May is Mental Health Awareness Month, and it always gets me thinking about all these people in my life whom I’ve lost or almost lost to brain dysfunction. Some of them were musicians I’ve never met, but they were in my life, whether they knew it or not. One of the causes I regularly give to is the National Alliance on Mental Illness (NAMI). It was one of the organizations I asked people to give to in the wake of my daughter’s death. This year, their slogan for the month is “You are not alone.”
One of the celebrity suicides that hit me the hardest was Chris Cornell. When I heard the news, I felt as though I’d lost a close friend. I never met him, but I met one of the other Seattle-based musicians who essentially killed himself with heroin – Layne Staley. He was such a sweet guy, but drugs destroyed him. Cornell was prescribed large amounts of Lorazepam, according to reports, while he was touring. Given his history of substance abuse, Cornell’s doctor should have known better. But the physicians who treat celebrities often throw caution to the wind and simply do what the celeb asks of them. (Think Elvis or Michael Jackson.) Suddenly, Cornell was gone. He hung himself in his hotel bathroom with an exercise band. His best friend, the guy who sang “Hallelujah” at his memorial service, Chester Bennington, committed suicide the same way less than two months later. Suicide contagion is a real phenomenon that often occurs in clusters. Most often you’ll see this among teens in the wake of a tragedy. In this case, it might have been that deep chasm that opens in your chest when you lose someone you think you can’t live without.
The first time I was really afraid for my daughter was when Kurt Cobain shot himself. We were living in Seattle at the time. I was working a lot (which is typical for me) and had been on 100% travel for two years. I had the opportunity to move us from North Carolina to Seattle to run the implementation of a military information system at Madigan Army Medical Center and be in the same place with my family for at least a year. I jumped on it. It was at the height of the grunge era, and my ex-husband played guitar. He had dreams of finding a band and making a go of it. I wanted that for him, too. The dream didn’t work out for him, but we ran into Jerry Cantrell a couple of times in music stores. It was an interesting time.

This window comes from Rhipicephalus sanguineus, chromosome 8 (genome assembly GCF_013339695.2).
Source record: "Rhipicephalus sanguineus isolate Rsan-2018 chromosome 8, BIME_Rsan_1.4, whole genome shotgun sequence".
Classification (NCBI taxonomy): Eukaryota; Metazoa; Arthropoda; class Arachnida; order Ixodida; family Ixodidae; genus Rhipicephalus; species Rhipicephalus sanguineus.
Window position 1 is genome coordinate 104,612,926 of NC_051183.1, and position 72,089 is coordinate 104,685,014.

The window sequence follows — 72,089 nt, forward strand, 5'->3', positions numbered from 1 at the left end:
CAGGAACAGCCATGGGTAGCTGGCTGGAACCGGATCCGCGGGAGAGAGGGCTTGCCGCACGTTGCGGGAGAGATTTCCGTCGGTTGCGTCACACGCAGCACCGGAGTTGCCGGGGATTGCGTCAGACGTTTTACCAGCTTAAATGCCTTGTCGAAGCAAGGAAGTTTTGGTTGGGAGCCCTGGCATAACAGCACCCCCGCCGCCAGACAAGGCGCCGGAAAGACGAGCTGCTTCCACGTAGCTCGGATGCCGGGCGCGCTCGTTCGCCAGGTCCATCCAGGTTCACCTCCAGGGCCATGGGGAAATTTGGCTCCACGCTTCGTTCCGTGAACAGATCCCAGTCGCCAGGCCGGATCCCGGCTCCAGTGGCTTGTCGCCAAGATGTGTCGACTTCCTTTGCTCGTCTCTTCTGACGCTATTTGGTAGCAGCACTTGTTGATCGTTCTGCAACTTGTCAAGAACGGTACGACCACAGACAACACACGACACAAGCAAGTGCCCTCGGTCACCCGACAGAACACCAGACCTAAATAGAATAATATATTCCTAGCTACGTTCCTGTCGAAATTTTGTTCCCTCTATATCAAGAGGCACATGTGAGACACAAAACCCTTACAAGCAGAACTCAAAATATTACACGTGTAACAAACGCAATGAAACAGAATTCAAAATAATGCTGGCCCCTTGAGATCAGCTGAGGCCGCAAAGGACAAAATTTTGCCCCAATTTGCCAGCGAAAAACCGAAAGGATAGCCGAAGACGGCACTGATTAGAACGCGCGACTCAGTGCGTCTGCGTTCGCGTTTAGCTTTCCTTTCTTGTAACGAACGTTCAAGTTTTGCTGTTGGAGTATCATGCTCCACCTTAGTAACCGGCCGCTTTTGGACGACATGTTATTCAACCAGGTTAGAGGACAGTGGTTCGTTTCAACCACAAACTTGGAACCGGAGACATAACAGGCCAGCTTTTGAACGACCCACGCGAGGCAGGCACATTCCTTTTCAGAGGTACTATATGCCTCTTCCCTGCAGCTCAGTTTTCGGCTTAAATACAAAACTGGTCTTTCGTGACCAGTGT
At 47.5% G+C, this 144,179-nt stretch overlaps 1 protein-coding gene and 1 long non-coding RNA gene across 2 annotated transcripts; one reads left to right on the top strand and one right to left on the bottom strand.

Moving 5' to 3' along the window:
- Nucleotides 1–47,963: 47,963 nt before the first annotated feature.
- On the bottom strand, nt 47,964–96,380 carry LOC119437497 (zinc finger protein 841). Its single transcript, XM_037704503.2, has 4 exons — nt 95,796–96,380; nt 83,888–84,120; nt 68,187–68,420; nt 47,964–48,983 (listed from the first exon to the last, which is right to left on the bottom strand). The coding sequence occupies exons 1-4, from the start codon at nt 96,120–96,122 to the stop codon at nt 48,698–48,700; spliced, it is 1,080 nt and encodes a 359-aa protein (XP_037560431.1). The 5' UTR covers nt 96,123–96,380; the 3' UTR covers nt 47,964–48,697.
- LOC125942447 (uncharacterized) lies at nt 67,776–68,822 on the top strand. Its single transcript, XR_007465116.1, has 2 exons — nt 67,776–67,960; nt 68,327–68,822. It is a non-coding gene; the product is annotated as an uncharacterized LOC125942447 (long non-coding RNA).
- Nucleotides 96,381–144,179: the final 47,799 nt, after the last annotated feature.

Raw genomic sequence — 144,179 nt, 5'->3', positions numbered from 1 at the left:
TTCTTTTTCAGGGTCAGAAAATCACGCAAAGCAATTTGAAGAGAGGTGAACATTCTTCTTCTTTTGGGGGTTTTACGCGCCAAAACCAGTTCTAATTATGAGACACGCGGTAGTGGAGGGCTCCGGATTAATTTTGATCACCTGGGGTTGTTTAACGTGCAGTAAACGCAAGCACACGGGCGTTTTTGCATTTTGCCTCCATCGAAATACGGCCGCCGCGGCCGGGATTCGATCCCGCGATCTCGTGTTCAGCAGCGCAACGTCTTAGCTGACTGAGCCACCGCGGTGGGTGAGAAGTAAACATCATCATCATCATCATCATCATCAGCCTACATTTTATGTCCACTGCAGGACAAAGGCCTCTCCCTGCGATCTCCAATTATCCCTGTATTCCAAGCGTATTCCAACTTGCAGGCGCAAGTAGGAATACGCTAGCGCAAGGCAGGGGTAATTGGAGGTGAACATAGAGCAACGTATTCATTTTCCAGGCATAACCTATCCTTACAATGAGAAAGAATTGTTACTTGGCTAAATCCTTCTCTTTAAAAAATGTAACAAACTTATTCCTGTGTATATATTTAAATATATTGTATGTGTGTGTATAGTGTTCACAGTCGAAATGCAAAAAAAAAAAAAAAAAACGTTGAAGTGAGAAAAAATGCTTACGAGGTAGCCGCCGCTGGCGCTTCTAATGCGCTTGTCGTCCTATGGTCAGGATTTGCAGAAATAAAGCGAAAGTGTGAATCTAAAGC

But when Cobain shot himself, my daughter began to really obsess over him. I found a letter she wrote to her best friend back in North Carolina in which she told her to, “Listen to Nirvana every day. Listen to every song that Kurt wrote. Think about him. Wear his t-shirts…” Suddenly her entire look changed. She grew pale and sullen. The little girl we had known was gone. (We found out much later that other things had happened, too.) I was really afraid she was going to harm herself. She was only 10. Paul and I worked opposite shifts while the kids were growing up. He was working graveyard shift, while I was at work from 7:00 to 5:00. Still, she went outside when her dad was asleep, which she wasn’t supposed to do. She was young and vulnerable, and someone took advantage of that.
Back to Chester Bennington, though. The reason I want to focus on him for a moment is because he said something in an interview that has stuck with me. He said, “I know that for me, when I’m inside myself, when I’m in my own head, it gets… This place right here [points to his head], this skull between my ears, that is a bad neighborhood, and I should not be in there alone.”
That is so true for anyone with mental illness. When my daughter was early in her struggles, having visual and auditory hallucinations, we were afraid – for her and of her. What she told me, though, was, “I would never hurt any of you. I am more apt to hurt myself.” It was one of the many times I felt my heart break for her, and for us. When you have a child with mental illness, it is a helpless feeling. These kids don’t get to Make a Wish or go to Disney World. No. They are taunted, shunned, maligned, and disregarded. Had she been in a wheelchair or on the cancer ward, she would have been met with compassion and respect. Instead, we felt, as a family, that there was a shame associated with her illness. We received all kinds of advice from well-meaning people, but in the end, none of them knew what it was like to be us. If her mind was a bad neighborhood, then we were all standing at the end of the road, unable to get in to help her but also unable to walk away.
I want to tell you that you’re not alone. You’ve always got me. My comments section is always open, and I’d love to hear from you if you want to share your story. The world is hard enough. Please never feel that you’re alone.